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Video: Breeze Airways Rebrands First Class as ‘Breeze Ascent’

The low-cost startup is rebranding its First Class product on its Airbus A220-300s, while it's also rolling out free Wi-Fi onboard next year

by Lauren Smith

May 18, 2023

Photo: Courtesy of Breeze Airways

Ultra-low-cost carrier Breeze Airways has rebranded its First Class product as ‘Breeze Ascent’ and added complimentary cocktails and Wi-Fi to its menu for passengers who take the upgrade.

Breeze launched as a budget carrier serving overlooked secondary cities in the U.S. in the spring of 2021. Last year, as it brought onboard a dozen Airbus A220-300s, it took a gamble by devoting large portions of its cabins to premium seating, banking that even wallet-conscious travelers will pay a little extra for an upgraded experience.

First Class on Breeze isn’t the lavish affair it is on more expensive carriers. Instead, it’s a pleasant upgrade on budget travel, with tickets priced a fraction of what you’d pay for special treatment with competitors.

In some markets, Breeze’s “Nicest” tickets, with the premium seating included, extra baggage, and priority boarding, are just $20 more expensive than coach tickets. According to the airline, it is a perk enabled by the superb economics and fuel efficiency of the A220.

Photo: Courtesy of Breeze Airways

What do you get for the extra cash? First and foremost, more room. The seats in the forward cabin are in a two-two configuration, compared to the two-three layout in the rear cabin. That leaves enough space for seats with widths of 20.5 inches, compared to 18.5 inches in the standard cabin, and pitch of 39 inches, an upgrade of 30 inches, as well as footrests and in-seat power through AC and USB ports.

Passengers in the front cabin also receive complimentary snacks and drinks, including alcohol, although not the full meals you’d expect on a typical premium, transcontinental flight.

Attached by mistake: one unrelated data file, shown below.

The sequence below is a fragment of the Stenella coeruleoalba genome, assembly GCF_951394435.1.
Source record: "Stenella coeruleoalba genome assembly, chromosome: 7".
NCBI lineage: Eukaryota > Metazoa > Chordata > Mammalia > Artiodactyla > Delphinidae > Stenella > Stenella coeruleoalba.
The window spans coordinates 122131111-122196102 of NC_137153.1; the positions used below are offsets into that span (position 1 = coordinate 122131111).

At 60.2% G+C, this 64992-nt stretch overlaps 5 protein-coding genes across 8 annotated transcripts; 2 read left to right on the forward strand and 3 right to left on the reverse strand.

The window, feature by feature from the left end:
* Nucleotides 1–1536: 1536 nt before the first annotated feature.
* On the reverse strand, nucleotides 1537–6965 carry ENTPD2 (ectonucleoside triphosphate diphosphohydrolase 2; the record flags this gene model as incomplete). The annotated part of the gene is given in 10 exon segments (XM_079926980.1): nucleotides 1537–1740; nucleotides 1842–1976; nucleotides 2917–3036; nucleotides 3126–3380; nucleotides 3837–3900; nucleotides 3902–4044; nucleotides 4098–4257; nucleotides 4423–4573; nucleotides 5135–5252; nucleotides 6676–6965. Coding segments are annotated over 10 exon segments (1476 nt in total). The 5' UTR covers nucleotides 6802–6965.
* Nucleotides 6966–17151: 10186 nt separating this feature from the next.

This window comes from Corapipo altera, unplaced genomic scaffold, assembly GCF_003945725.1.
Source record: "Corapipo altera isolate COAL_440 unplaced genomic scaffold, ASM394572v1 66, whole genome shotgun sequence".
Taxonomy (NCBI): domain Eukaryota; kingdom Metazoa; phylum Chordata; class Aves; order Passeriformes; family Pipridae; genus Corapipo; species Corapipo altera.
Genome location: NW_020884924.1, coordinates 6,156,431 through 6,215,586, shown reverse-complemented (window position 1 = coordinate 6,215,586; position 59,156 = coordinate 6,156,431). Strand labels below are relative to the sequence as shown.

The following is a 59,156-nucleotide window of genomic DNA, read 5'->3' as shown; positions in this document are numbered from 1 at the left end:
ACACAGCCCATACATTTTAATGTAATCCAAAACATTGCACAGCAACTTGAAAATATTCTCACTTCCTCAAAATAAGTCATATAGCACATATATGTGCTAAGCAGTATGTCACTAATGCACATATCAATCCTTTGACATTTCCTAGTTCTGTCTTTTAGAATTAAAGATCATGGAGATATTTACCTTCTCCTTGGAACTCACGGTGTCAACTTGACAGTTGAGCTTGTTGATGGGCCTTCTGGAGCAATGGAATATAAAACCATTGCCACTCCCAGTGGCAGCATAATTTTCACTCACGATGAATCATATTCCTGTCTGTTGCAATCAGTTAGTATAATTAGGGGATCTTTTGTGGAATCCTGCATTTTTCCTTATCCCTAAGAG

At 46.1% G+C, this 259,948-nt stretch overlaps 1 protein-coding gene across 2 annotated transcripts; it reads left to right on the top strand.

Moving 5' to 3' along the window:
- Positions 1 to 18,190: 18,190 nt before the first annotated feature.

And how is it performing? The model seems to be working, with Breeze giving it a new name but making no substantial changes to its offerings.

The First Class product will now be known as Breeze Ascent, a name explained by airline president Tom Doxey.

“Our logo features a checkmark known as the ‘ascent’ and is a depiction of a plane ascending into the sky, so it made sense for us to name our most elevated onboard experience ‘Breeze Ascent,'” he said. “We are creating a new standard for what it means to ‘fly up front’ with comfortable, premium seating and complimentary snacks and beverages at an affordable price.”

Photo: Courtesy of Pratt & Whitney

As part of the Ascent rebrand of the cabin, Breeze is adding new options to the drinks cart, including Charleston Bloody Mary mixes and Straightaway canned cocktails.

Straightaway—which recently made its air travel debut on Alaska Airlines flights—offers Breeze travelers “an oaky Oregon old-fashioned” and a spicy spin on the margarita, fired up with habanero syrup.

Cy Cain, the co-founder of Straightaway Cocktails, said, “We love how Breeze approaches their guest experience and leads with hospitality and joy. Ascending into summer with a margarita made with fresh pressed juice, reposado tequila, mezcal, and a touch of heat and Jacobsen Salt definitely helps level up a getaway state of mind.”

Breeze is also rolling out Wi-Fi on its A330s and hints that in-flight connectivity will be offered free to passengers in the Ascent cabin.

Before its launch, the airline had teased up-to-date, inflight tech but was slow to get the Wi-Fi project off the ground. However, as of this month, two of its 12 Airbus A220s have onboard internet provided through Viasat. The other ten are expected to be connected by early 2024.

Meanwhile, Breeze Airways has just launched its longest route yet: a 2,600-mile, 6-hour trek from Rhode Island’s T. F. Green International Airport (PVD) to Los Angeles (LAX)—a journey in which Ascent’s extra legroom, cocktails, and Wi-Fi will be much appreciated.